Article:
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This Day in Video Games: June 5, 2012 - Skylanders


Every once in a while, an unexpected success spawns numerous copycats to equally large successes. On June 5, 2012, the gaming industry witnessed the birth of that very scenario.

It could be argued that no other gaming franchise has had quite the impact on the industry that Skylanders has had over the last 5 years. It's possible you could go even further back than that - Sony/Microsoft's foray into online console gaming, maybe - before you even find something close. But Skylanders completely changed the game using what Nintendo used as a misdirection to get its Nintendo Entertainment System onto retailers' shelves decades ago: toys.

When Skylanders: Spyro's Adventure was released simultaneously on 6 different platforms just 3 years ago, it took little time for retailers and game developers to realize that what Activision had stumbled upon was less an anomaly and more a phenomenon. Sales across the systems (XBox 360, PS3, Wii, 3DS, Windows, and Mac) were nearly universally huge and the reason why was incredibly simple.

Kids like video games. Kids like toys. And kids like collecting.

And most parents can't stand either telling their kids "No" or listening to them whine.

It's the perfect marketing storm and the only real surprise was that Nintendo didn't think of it first.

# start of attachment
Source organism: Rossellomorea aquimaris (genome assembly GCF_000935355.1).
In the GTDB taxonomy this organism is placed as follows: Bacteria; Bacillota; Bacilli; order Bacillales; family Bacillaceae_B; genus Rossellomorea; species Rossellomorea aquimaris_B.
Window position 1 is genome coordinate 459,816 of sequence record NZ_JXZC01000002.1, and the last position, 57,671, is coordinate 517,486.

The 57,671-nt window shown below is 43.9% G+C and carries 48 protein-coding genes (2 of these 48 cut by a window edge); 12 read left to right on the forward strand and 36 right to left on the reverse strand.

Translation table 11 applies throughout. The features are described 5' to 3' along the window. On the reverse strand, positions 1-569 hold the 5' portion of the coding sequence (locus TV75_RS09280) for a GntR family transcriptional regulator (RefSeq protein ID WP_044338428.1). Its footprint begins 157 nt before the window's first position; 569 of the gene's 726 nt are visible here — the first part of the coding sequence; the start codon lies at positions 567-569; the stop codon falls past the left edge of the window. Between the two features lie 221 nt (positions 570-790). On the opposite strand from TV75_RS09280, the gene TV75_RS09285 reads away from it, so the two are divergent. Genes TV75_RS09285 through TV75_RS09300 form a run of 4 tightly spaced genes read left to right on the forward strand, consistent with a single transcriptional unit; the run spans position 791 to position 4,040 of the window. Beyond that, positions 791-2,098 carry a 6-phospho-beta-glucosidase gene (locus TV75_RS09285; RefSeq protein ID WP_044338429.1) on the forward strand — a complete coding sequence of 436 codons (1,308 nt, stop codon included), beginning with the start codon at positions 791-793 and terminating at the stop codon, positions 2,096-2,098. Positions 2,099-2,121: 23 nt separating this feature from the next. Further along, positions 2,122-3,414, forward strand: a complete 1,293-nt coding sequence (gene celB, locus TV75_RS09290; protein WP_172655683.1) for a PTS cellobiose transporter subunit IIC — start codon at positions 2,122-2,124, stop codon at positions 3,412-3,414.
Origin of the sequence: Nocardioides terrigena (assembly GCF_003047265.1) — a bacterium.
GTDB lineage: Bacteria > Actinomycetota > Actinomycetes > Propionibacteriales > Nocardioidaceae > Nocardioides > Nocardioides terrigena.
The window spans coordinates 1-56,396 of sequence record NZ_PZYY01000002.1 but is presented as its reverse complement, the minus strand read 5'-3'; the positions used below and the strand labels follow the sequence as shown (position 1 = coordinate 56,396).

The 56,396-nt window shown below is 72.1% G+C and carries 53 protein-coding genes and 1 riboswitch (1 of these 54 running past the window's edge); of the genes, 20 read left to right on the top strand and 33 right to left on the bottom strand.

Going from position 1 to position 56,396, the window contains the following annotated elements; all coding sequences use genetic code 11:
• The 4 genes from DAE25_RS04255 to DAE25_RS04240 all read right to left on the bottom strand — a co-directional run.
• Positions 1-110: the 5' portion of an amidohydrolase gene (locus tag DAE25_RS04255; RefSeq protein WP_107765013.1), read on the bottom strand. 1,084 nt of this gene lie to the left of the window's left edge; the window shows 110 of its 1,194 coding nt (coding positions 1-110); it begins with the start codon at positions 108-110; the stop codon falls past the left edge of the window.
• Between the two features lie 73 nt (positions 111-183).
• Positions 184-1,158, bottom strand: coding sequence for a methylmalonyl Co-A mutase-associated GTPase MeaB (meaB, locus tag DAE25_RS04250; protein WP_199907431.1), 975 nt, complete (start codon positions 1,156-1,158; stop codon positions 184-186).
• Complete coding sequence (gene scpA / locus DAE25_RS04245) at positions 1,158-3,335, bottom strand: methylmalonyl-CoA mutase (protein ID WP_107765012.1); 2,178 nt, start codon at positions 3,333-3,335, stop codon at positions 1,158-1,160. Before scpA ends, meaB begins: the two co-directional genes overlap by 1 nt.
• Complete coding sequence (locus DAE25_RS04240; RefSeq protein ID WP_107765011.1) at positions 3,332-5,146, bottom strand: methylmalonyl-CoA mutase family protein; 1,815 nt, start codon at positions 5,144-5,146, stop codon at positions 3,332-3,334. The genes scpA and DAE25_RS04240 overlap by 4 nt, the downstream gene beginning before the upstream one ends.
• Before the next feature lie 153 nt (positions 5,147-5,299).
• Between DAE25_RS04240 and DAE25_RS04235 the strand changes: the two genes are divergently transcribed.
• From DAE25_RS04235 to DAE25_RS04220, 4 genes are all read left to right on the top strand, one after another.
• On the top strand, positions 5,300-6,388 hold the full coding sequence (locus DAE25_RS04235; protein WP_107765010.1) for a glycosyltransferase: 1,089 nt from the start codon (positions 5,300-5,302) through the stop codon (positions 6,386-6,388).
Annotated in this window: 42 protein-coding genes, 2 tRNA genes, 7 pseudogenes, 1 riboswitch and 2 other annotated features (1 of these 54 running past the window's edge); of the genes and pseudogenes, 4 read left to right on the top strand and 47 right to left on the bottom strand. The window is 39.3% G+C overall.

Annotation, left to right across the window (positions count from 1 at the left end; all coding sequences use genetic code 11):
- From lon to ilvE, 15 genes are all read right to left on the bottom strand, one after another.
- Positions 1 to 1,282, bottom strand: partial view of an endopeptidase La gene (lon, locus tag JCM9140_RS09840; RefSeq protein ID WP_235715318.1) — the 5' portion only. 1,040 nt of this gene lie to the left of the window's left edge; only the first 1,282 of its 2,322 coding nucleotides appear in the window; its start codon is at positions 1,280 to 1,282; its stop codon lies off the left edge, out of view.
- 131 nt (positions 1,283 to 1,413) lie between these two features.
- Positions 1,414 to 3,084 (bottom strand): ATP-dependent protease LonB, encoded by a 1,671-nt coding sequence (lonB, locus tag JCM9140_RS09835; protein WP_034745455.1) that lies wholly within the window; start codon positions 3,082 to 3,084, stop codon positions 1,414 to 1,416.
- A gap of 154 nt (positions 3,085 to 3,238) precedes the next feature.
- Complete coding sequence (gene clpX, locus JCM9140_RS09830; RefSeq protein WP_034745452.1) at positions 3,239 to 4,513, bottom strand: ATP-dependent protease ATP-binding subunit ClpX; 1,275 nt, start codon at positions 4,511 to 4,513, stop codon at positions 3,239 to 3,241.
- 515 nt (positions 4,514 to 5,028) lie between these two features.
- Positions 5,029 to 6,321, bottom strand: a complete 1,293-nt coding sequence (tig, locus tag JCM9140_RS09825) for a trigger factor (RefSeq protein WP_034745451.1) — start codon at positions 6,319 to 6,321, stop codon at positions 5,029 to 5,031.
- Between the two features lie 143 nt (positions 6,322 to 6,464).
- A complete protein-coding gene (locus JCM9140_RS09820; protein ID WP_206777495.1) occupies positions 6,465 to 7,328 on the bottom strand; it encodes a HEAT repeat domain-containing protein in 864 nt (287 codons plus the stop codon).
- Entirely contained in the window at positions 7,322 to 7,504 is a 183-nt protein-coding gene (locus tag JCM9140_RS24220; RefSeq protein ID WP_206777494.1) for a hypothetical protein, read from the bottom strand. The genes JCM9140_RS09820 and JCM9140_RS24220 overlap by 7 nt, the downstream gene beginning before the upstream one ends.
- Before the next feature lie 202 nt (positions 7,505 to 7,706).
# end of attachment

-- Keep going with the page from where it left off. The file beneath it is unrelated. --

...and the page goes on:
They had used R.O.B. to convince retailers that the NES was indeed a toy. They used the simple slogan of "Gotta Catch 'em All" to spawn there own collectible craze in Pokemon. But bringing interactive collectible toys to modern gaming and infusing literally billions of dollars to the bottom line of developers? Credit for that lies with Activision.

Since Skylanders' breakthrough, we've seen Disney release Infinity (which will release its version 3.0 soon) and Nintendo integrate Amiibos into both the Wii U and 3DS XL. By year's end, Lego's own Dimensions will join that fray. 

Spyro the Dragon was a cute, likeable character right up until the release of Skylanders. Now he is a behemoth. And all it took was the creativity of one development team


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